Add the coronavirus pandemic, and Minnesotans with chronic and terminal illnesses are even more isolated

One of the most significant impacts of the pandemic has been the isolation that so many people have experienced. Local psychologists report an increase in clients suffering from the anxiety and depression that such isolation can produce.

But there is one underreported, yet a significant group that has been even more severely impacted by the pandemic and its resulting restrictions: people with life-threatening or chronic health conditions.

Imagine being someone with cancer, or debilitating diabetes, COPD or Parkinson’s disease. And then imagine not being able to leave your home, except for periodic doctor’s appointments — many of which are gravitated online — as you face your illness and the fear of contracting COVID-19.

These folks are clients of ours at Pathways, A Healing Center.

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Our organization was established in 1988 to provide free wellness and complementary health care services and programs like acupuncture, grief circles, massage and guided movement to people with life-threatening and chronic illnesses.

As the early days of the pandemic forced the closing of our doors, we grappled with what to do, fearing that our clients would experience a high degree of isolation. In my 13 years of serving as Pathways executive director, we had never experienced a large-scale crisis like the one we were facing. Fortunately, with the full support of the staff and our board, we were able to launch a virtual services platform for our free wellness and complementary health care services and programs.

I was glad that we could pivot, yet I worried: Would this meet the needs of our unusual client base? Before the pandemic, our research showed that our in-person services significantly improved people’s quality of life by reducing pain, anxiety and fatigue.

Now two and half years into a pandemic that never seems to end — with each new variant more transmissible than the last — we wanted to understand how effective we were at meeting our clients’ needs.

New research conducted by a researcher from the University of Arizona on the effectiveness of Pathways’ virtual service offerings shows that our virtual programs (Tai Chi, meditation, writing for healing and life coaching, to name just a few), like those offered in person (energy healing, yoga) achieved equally strong outcomes, positively and significantly impacting people’s quality of life.

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The new research findings — currently under peer review and slated to be published later this year — showed the pathways participants progressing from depressed to joyful and overwhelmed to empowered, plus 16 more before-and-after pairings such as hopeless to hopeful and broken to whole. Positive shifts like these are associated with healthy lifestyle changes for disease management, pain reduction and fewer hospitalizations.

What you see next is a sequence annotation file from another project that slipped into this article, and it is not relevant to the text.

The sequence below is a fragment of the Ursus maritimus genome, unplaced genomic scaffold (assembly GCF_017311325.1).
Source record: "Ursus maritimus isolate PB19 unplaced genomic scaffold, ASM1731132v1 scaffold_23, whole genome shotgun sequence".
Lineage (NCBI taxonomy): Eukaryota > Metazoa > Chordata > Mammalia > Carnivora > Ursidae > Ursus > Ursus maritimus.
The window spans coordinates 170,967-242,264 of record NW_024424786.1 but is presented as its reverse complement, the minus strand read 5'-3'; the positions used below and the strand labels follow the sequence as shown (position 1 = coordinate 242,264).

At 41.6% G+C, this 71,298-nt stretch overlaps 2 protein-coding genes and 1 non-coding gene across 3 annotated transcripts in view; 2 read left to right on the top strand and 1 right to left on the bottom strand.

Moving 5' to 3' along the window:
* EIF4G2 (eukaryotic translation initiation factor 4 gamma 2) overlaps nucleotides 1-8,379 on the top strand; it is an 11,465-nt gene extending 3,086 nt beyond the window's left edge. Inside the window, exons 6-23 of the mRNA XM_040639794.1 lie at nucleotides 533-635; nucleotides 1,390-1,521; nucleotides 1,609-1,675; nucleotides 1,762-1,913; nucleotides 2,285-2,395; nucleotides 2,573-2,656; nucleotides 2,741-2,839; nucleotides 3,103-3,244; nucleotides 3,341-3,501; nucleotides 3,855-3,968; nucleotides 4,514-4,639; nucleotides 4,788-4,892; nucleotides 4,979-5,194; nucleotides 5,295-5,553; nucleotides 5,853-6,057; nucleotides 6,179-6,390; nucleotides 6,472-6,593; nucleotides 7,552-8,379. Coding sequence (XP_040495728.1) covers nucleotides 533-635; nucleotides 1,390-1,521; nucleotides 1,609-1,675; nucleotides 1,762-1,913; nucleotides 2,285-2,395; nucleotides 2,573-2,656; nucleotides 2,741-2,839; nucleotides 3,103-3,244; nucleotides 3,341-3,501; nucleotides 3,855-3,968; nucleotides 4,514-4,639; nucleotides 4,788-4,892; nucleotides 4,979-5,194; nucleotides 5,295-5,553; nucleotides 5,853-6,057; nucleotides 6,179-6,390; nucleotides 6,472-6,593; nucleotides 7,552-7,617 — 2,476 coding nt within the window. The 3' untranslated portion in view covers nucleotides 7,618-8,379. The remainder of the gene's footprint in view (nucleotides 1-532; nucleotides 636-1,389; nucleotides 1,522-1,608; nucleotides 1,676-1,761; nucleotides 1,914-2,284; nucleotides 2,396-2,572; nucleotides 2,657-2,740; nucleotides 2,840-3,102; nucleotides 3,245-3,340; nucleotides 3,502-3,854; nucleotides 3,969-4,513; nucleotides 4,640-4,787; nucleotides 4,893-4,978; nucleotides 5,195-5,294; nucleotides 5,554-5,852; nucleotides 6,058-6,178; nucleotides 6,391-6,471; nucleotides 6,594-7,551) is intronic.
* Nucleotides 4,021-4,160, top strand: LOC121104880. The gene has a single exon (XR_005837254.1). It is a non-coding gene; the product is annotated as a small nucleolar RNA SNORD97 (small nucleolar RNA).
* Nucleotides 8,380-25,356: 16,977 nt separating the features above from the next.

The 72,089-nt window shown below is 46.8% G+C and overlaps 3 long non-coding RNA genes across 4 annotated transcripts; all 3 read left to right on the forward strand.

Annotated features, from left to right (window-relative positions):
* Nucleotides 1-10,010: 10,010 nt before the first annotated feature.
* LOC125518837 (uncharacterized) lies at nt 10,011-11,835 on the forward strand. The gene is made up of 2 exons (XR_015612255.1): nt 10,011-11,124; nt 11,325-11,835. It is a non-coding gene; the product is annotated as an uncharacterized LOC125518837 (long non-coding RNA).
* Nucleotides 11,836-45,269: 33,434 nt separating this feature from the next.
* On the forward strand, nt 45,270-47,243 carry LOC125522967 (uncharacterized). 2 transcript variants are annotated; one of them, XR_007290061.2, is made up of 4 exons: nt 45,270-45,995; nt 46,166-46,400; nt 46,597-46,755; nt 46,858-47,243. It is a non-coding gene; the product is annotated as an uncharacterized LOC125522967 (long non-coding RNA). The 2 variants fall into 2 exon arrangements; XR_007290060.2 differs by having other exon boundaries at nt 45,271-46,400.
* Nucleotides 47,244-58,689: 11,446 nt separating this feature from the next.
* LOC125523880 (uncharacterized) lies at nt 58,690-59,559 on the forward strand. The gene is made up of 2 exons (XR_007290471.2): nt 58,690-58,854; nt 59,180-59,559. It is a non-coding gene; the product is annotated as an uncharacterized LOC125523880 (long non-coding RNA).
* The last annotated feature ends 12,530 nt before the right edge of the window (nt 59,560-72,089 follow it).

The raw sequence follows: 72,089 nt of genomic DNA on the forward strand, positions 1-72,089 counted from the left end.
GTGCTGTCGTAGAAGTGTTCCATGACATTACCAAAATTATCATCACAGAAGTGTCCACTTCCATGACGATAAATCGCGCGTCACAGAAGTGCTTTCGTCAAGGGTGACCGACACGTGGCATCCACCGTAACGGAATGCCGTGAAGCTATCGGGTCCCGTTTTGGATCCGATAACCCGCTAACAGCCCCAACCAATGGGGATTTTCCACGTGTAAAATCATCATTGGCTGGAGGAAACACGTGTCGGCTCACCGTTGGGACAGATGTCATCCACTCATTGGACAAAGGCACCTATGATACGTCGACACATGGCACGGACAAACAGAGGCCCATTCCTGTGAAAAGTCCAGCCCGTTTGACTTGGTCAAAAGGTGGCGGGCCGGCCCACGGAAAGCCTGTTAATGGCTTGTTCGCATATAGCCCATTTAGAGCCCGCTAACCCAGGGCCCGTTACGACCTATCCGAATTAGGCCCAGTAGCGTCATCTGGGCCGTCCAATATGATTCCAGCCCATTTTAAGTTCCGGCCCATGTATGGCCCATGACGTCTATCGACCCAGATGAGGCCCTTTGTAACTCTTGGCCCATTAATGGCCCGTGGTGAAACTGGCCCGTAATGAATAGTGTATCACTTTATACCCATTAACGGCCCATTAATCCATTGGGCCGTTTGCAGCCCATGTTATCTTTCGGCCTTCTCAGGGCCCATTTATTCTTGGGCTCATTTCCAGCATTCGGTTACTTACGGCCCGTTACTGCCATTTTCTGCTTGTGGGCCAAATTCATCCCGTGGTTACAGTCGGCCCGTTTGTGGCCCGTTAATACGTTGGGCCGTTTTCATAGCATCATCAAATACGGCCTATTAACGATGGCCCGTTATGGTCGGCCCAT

Tim Thorpe

concluded that: “The successful shift to virtual programming, with similar outcomes of positive change, suggests that a mixed model of virtual plus in-person programming in the future may expand the reach of integrative services, beyond the limitations of previous programming.”

But it’s not just in the research; our numbers also tell the same story. In 2020, 4,088 services were scheduled through Pathways’ virtual programming platform; In 2021, 5,345 services were scheduled — a 31% increase in virtual services usage. And so far in 2022, that trend is continuing, with an 18% increase this June compared to last June.

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“Pathways offered me a space to be with other people who were also suffering, learning and healing,” said Kate Jackson, a cancer survivor and former Pathways participant who switched careers to be a health and wellbeing coach after her cancer diagnosis and now leads pathways classes. “Accessibility is what’s key. People with chronic and terminal illnesses often don’t feel well — but virtual services mean they don’t have to leave home to stay connected and receive support and care.”

As the latest phase of the pandemic continues to escalate, it’s important to let people with chronic or life-threatening illnesses who are feeling the effects of isolation knowing that they are not alone. And that there is a free resource available to them, and it’s right here at http://www.pathwaysminneapolis.org.

In person or online, we are — and will be — here for them.

Tim Thorpe is the executive director at Pathways, A Healing Center.

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